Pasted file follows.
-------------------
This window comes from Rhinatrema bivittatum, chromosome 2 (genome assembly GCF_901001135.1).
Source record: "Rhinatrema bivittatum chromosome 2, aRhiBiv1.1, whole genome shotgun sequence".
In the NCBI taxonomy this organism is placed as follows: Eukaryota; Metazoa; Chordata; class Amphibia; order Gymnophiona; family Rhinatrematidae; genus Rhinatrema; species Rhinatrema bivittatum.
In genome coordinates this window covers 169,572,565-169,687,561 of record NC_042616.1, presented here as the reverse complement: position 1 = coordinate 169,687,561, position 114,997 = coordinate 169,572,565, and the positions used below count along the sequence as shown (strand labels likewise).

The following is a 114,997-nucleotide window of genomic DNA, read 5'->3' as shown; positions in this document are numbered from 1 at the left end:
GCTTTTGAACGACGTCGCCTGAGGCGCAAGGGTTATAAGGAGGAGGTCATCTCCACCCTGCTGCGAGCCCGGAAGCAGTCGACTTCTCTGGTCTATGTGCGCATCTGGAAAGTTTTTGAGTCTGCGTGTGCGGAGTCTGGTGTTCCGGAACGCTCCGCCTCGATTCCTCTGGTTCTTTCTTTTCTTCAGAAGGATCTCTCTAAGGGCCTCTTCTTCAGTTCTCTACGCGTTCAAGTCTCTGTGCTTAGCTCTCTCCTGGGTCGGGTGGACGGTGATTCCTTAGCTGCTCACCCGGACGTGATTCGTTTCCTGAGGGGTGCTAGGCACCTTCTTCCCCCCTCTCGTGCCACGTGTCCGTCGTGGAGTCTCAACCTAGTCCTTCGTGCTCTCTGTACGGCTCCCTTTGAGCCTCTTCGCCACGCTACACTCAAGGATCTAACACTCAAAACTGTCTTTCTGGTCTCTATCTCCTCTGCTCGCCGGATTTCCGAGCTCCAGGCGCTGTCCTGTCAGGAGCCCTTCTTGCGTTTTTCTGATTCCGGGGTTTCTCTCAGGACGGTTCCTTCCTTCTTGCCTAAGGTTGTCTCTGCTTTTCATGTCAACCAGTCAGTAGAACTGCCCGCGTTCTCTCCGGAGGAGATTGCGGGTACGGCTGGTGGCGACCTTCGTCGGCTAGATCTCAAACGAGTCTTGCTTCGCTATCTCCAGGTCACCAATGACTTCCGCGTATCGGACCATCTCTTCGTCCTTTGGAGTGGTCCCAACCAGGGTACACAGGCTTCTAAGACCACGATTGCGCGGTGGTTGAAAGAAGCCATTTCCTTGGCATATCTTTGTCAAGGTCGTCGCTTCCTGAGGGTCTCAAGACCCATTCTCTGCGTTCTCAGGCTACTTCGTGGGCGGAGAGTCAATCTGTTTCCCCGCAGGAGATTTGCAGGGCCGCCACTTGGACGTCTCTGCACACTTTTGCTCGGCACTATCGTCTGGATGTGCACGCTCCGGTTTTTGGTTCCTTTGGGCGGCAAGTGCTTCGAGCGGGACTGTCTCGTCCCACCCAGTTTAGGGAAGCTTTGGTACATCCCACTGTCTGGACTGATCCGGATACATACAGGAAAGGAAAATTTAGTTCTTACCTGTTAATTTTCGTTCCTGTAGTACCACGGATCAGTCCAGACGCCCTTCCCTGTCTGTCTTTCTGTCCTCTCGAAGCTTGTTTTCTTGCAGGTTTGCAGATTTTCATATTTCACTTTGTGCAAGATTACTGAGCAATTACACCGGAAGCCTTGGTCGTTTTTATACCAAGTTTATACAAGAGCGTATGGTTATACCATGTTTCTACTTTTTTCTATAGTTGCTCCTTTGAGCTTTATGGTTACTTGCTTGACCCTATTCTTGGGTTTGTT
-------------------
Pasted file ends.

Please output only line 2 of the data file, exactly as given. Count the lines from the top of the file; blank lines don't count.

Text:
Source record: "Rhinatrema bivittatum chromosome 2, aRhiBiv1.1, whole genome shotgun sequence".